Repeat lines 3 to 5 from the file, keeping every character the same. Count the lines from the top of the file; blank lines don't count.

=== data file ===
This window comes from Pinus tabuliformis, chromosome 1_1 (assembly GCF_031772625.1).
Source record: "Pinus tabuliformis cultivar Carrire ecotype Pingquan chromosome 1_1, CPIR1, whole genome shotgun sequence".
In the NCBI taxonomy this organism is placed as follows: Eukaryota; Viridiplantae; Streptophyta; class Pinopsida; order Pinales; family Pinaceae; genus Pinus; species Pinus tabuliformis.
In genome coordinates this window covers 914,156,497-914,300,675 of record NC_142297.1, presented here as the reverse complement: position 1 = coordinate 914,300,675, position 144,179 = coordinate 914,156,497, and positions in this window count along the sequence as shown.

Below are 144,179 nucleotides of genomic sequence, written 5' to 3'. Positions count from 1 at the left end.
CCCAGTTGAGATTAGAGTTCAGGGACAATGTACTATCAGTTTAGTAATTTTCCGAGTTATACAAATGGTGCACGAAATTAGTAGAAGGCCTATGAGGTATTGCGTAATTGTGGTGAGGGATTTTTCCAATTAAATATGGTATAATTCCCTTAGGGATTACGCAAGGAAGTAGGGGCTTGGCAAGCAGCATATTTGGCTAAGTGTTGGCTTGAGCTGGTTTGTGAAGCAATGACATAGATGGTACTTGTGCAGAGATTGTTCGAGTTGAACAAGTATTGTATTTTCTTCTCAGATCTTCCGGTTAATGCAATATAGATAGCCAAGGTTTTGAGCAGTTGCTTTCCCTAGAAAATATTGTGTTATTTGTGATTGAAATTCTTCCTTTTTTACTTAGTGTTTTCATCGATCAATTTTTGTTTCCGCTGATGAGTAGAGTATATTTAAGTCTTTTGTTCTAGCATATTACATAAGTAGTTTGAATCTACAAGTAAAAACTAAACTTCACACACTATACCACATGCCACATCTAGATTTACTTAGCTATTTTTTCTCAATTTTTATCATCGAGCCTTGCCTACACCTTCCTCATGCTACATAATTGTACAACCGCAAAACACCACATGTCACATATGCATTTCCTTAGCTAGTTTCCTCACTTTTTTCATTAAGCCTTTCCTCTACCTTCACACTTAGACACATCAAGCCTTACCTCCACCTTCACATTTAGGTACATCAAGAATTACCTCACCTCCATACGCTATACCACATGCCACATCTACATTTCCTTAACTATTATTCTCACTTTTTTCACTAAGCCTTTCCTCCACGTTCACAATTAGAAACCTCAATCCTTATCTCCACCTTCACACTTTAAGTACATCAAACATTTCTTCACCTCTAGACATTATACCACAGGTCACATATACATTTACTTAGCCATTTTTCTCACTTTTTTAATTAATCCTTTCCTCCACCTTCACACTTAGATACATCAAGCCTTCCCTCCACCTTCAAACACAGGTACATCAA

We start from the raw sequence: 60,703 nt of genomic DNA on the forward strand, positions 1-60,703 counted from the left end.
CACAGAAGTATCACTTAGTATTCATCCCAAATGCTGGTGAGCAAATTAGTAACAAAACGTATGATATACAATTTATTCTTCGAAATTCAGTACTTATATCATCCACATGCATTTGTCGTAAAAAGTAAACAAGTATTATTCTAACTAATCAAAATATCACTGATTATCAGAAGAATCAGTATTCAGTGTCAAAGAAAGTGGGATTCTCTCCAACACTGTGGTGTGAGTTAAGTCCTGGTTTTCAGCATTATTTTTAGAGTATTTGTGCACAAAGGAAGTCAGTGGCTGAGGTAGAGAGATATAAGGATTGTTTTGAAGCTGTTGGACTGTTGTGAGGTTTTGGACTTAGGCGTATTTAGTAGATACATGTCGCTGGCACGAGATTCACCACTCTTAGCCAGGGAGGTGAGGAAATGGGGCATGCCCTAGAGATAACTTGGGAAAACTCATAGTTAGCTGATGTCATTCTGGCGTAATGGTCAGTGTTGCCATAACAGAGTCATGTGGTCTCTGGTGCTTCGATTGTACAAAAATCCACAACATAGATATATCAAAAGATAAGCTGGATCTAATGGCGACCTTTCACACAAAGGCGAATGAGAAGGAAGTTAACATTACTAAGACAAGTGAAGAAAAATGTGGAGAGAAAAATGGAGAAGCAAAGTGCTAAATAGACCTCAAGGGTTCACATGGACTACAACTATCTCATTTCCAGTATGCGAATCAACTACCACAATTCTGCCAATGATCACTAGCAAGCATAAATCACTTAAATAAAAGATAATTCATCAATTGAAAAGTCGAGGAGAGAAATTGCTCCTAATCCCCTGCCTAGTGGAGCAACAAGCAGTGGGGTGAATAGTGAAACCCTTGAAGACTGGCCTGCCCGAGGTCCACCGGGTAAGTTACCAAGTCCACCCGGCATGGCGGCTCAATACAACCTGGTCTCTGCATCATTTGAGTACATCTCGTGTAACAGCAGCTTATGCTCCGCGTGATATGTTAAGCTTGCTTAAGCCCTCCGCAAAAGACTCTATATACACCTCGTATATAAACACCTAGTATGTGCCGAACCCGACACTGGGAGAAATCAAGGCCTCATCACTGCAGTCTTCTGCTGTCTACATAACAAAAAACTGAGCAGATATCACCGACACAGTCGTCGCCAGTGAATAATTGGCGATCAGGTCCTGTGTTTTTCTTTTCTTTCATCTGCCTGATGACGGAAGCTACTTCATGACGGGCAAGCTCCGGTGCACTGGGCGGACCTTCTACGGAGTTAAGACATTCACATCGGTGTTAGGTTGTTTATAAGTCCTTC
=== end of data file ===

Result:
In the NCBI taxonomy this organism is placed as follows: Eukaryota; Viridiplantae; Streptophyta; class Pinopsida; order Pinales; family Pinaceae; genus Pinus; species Pinus tabuliformis.
In genome coordinates this window covers 914,156,497-914,300,675 of record NC_142297.1, presented here as the reverse complement: position 1 = coordinate 914,300,675, position 144,179 = coordinate 914,156,497, and positions in this window count along the sequence as shown.

Below are 144,179 nucleotides of genomic sequence, written 5' to 3'. Positions count from 1 at the left end.